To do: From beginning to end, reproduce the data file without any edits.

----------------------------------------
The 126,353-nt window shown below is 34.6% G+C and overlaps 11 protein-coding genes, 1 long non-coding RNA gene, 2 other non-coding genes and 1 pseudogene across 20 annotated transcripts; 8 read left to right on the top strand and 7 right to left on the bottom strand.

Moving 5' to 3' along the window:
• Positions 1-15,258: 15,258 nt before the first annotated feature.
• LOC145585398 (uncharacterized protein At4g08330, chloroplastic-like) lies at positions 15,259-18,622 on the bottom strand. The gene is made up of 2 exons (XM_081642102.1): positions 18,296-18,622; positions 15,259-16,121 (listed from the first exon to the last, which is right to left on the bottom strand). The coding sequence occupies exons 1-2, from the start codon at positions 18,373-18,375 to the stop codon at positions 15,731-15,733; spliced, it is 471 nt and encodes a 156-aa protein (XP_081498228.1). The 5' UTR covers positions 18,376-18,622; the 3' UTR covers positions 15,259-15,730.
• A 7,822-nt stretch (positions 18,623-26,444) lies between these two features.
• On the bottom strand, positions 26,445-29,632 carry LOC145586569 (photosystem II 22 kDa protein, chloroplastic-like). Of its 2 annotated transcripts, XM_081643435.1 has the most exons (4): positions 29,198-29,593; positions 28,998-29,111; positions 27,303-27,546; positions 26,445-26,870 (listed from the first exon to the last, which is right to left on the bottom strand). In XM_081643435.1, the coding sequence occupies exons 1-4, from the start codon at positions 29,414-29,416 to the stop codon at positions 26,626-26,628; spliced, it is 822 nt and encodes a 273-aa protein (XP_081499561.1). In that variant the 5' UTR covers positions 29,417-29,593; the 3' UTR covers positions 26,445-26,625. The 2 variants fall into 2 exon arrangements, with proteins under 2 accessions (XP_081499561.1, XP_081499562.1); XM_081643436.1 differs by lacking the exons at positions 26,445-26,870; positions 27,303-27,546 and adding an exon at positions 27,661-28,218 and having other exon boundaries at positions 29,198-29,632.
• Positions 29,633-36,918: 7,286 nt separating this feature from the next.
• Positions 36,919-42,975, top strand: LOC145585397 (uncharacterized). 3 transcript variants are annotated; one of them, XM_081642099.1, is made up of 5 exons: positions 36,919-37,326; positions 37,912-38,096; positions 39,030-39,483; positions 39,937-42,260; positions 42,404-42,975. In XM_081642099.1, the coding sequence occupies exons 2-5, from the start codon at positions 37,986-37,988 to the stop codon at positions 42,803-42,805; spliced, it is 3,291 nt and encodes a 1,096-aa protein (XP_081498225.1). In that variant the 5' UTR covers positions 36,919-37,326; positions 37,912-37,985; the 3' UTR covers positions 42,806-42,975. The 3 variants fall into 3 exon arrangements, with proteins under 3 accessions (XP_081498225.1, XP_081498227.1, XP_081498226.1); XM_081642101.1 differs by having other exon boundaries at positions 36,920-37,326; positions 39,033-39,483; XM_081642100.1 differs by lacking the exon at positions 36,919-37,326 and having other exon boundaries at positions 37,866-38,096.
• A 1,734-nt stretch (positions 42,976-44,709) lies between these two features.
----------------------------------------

The 126,353-nt window shown below is 34.6% G+C and overlaps 11 protein-coding genes, 1 long non-coding RNA gene, 2 other non-coding genes and 1 pseudogene across 20 annotated transcripts; 8 read left to right on the top strand and 7 right to left on the bottom strand.

Moving 5' to 3' along the window:
• Positions 1-15,258: 15,258 nt before the first annotated feature.
• LOC145585398 (uncharacterized protein At4g08330, chloroplastic-like) lies at positions 15,259-18,622 on the bottom strand. The gene is made up of 2 exons (XM_081642102.1): positions 18,296-18,622; positions 15,259-16,121 (listed from the first exon to the last, which is right to left on the bottom strand). The coding sequence occupies exons 1-2, from the start codon at positions 18,373-18,375 to the stop codon at positions 15,731-15,733; spliced, it is 471 nt and encodes a 156-aa protein (XP_081498228.1). The 5' UTR covers positions 18,376-18,622; the 3' UTR covers positions 15,259-15,730.
• A 7,822-nt stretch (positions 18,623-26,444) lies between these two features.
• On the bottom strand, positions 26,445-29,632 carry LOC145586569 (photosystem II 22 kDa protein, chloroplastic-like). Of its 2 annotated transcripts, XM_081643435.1 has the most exons (4): positions 29,198-29,593; positions 28,998-29,111; positions 27,303-27,546; positions 26,445-26,870 (listed from the first exon to the last, which is right to left on the bottom strand). In XM_081643435.1, the coding sequence occupies exons 1-4, from the start codon at positions 29,414-29,416 to the stop codon at positions 26,626-26,628; spliced, it is 822 nt and encodes a 273-aa protein (XP_081499561.1). In that variant the 5' UTR covers positions 29,417-29,593; the 3' UTR covers positions 26,445-26,625. The 2 variants fall into 2 exon arrangements, with proteins under 2 accessions (XP_081499561.1, XP_081499562.1); XM_081643436.1 differs by lacking the exons at positions 26,445-26,870; positions 27,303-27,546 and adding an exon at positions 27,661-28,218 and having other exon boundaries at positions 29,198-29,632.
• Positions 29,633-36,918: 7,286 nt separating this feature from the next.
• Positions 36,919-42,975, top strand: LOC145585397 (uncharacterized). 3 transcript variants are annotated; one of them, XM_081642099.1, is made up of 5 exons: positions 36,919-37,326; positions 37,912-38,096; positions 39,030-39,483; positions 39,937-42,260; positions 42,404-42,975. In XM_081642099.1, the coding sequence occupies exons 2-5, from the start codon at positions 37,986-37,988 to the stop codon at positions 42,803-42,805; spliced, it is 3,291 nt and encodes a 1,096-aa protein (XP_081498225.1). In that variant the 5' UTR covers positions 36,919-37,326; positions 37,912-37,985; the 3' UTR covers positions 42,806-42,975. The 3 variants fall into 3 exon arrangements, with proteins under 3 accessions (XP_081498225.1, XP_081498227.1, XP_081498226.1); XM_081642101.1 differs by having other exon boundaries at positions 36,920-37,326; positions 39,033-39,483; XM_081642100.1 differs by lacking the exon at positions 36,919-37,326 and having other exon boundaries at positions 37,866-38,096.
• A 1,734-nt stretch (positions 42,976-44,709) lies between these two features.